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Trump lawyers say proposed protective order is too broad, urge judge to impose more limited rules

Donald Trump’s legal team on Monday urged the judge overseeing the election conspiracy case against the former president to reject prosecutors’ proposed protective order concerning evidence in the case, describing it as overly broad.

Lawyers for the early 2024 Republican presidential primary front-runner said the judge should impose a more limited protective order that would prevent the defense team from publicly disclosing only materials deemed “sensitive,” such as grand jury witness testimony.

“In a trial about First Amendment rights, the government seeks to restrict First Amendment rights. Worse, it does so against its administration’s primary political opponent, during an election season in which the administration, prominent party members, and media allies have campaigned on the indictment and proliferated its false allegations,” Trump’s lawyers wrote.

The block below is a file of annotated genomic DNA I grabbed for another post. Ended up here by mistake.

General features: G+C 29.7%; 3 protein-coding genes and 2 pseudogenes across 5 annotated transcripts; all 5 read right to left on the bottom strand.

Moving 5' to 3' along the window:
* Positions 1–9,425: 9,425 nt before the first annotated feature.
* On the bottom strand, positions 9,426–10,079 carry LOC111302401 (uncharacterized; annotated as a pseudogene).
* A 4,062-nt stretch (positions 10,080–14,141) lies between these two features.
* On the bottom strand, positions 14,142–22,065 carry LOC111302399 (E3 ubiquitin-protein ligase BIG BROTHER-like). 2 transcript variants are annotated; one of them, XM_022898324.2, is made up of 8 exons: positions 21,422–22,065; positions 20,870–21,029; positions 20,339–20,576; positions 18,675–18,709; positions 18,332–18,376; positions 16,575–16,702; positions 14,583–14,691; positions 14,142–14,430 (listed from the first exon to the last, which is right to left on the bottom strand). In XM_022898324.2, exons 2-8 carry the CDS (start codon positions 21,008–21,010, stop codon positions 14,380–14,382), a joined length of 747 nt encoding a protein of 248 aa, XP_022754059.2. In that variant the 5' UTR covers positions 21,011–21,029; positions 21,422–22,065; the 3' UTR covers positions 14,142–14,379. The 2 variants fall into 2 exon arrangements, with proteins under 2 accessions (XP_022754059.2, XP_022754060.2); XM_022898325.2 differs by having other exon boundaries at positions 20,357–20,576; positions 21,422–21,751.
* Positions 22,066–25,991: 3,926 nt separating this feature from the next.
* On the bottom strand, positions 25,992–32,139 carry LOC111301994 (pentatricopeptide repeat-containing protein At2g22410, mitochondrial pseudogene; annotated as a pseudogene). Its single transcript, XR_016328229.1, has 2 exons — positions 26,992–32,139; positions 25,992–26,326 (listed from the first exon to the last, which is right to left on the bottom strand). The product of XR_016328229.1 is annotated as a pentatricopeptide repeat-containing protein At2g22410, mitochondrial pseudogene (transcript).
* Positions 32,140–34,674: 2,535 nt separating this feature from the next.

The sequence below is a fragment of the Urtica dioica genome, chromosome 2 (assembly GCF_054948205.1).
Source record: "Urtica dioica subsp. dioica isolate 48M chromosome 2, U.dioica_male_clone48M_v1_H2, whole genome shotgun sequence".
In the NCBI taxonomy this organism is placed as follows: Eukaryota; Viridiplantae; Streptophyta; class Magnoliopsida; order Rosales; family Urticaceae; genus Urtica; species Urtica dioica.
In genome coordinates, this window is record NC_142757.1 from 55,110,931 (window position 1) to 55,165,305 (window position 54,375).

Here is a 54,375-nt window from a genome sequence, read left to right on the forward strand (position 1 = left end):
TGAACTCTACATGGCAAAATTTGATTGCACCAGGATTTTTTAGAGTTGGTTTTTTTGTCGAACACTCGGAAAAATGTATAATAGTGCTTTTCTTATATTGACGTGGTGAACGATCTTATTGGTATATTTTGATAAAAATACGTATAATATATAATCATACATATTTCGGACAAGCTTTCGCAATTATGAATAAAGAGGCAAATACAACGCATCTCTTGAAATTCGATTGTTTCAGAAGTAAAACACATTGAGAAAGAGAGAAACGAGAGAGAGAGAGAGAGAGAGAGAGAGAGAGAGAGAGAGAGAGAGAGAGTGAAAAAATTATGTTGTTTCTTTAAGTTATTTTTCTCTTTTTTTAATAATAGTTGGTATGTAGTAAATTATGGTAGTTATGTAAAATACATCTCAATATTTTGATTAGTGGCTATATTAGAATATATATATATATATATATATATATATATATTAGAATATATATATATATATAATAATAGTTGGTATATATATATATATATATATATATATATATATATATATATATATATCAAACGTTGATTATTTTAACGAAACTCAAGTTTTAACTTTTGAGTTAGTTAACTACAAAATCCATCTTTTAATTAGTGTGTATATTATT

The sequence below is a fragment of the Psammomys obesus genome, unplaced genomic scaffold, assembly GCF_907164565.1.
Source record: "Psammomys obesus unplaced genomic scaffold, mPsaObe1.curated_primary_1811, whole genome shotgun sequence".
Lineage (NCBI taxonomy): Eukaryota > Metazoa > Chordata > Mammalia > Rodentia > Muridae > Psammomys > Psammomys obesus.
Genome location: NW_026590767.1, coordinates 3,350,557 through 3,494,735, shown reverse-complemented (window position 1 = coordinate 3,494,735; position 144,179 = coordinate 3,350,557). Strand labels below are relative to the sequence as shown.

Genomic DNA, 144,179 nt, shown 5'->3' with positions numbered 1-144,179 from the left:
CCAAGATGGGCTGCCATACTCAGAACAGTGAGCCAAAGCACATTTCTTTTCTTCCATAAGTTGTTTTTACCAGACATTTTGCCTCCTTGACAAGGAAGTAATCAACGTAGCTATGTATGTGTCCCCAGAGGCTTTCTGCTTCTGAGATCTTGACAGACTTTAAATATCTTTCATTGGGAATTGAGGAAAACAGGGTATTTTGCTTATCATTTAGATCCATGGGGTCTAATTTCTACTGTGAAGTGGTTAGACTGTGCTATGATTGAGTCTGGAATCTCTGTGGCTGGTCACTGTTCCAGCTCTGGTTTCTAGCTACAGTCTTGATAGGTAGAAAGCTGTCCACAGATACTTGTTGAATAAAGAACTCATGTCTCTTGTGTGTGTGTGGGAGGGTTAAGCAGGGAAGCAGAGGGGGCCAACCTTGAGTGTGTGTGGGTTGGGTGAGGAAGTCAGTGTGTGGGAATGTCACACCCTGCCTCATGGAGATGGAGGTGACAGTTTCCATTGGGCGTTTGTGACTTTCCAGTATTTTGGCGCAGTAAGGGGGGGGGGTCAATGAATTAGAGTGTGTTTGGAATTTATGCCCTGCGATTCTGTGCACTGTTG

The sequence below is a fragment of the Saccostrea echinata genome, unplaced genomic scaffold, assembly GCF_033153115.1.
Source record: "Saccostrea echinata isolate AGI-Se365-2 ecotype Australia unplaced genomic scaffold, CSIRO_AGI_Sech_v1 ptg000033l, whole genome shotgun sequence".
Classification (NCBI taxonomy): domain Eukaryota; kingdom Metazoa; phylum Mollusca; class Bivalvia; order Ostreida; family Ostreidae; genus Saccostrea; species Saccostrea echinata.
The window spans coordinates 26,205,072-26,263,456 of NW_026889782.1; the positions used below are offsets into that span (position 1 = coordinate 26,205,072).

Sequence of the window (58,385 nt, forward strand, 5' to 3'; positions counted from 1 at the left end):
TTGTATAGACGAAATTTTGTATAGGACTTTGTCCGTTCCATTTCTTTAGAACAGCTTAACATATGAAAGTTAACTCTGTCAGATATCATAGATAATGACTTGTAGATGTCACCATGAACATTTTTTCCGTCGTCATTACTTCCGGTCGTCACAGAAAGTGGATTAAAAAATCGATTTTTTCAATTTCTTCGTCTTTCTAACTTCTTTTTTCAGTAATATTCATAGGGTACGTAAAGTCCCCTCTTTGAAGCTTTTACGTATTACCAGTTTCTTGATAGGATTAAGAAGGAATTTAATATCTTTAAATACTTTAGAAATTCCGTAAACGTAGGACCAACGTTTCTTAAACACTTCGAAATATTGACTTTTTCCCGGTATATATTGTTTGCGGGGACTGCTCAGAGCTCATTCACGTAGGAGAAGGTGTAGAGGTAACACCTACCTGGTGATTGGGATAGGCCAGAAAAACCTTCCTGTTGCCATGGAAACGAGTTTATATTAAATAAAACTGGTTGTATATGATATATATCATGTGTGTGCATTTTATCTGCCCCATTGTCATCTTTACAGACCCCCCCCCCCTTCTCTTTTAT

The defense filing was in response to a request Friday from special counsel Jack Smith’s team for a protective order restricting the public disclosure of evidence in the case accusing Trump of conspiring to overturn his 2020 presidential election defeat.

Prosecutors’ proposed protective order seeks to prevent Trump and his lawyers from disclosing materials provided by the government to anyone other than people on his legal team, possible witnesses, the witnesses’ lawyers or others approved by the court. It would put stricter limits on “sensitive materials.”

Protective orders aren’t unusual in criminal cases, but prosecutors said it was especially important in this case because Trump routinely takes to social media to discuss the legal cases against him. They expressed concern that the Republican ex-president might improperly share sensitive information online that could have a “harmful chilling effect on witnesses.”

Prosecutors included a screenshot in their filing of a post from Trump’s Truth Social platform from on Friday in which Trump wrote, in all capital letters, “If you go after me, I’m coming after you!”

Trump has denied any wrongdoing in the case as well as another federal case brought by Smith that accuses Trump of illegally hoarding classified documents at his Mar-a-Lago estate in Palm Beach, Florida.

A Trump spokesperson said the former president’s social media post “is the definition of political speech” and was made in response to “dishonest special interest groups and Super PACs.”

Alanna Durkin Richer, The Associated Press


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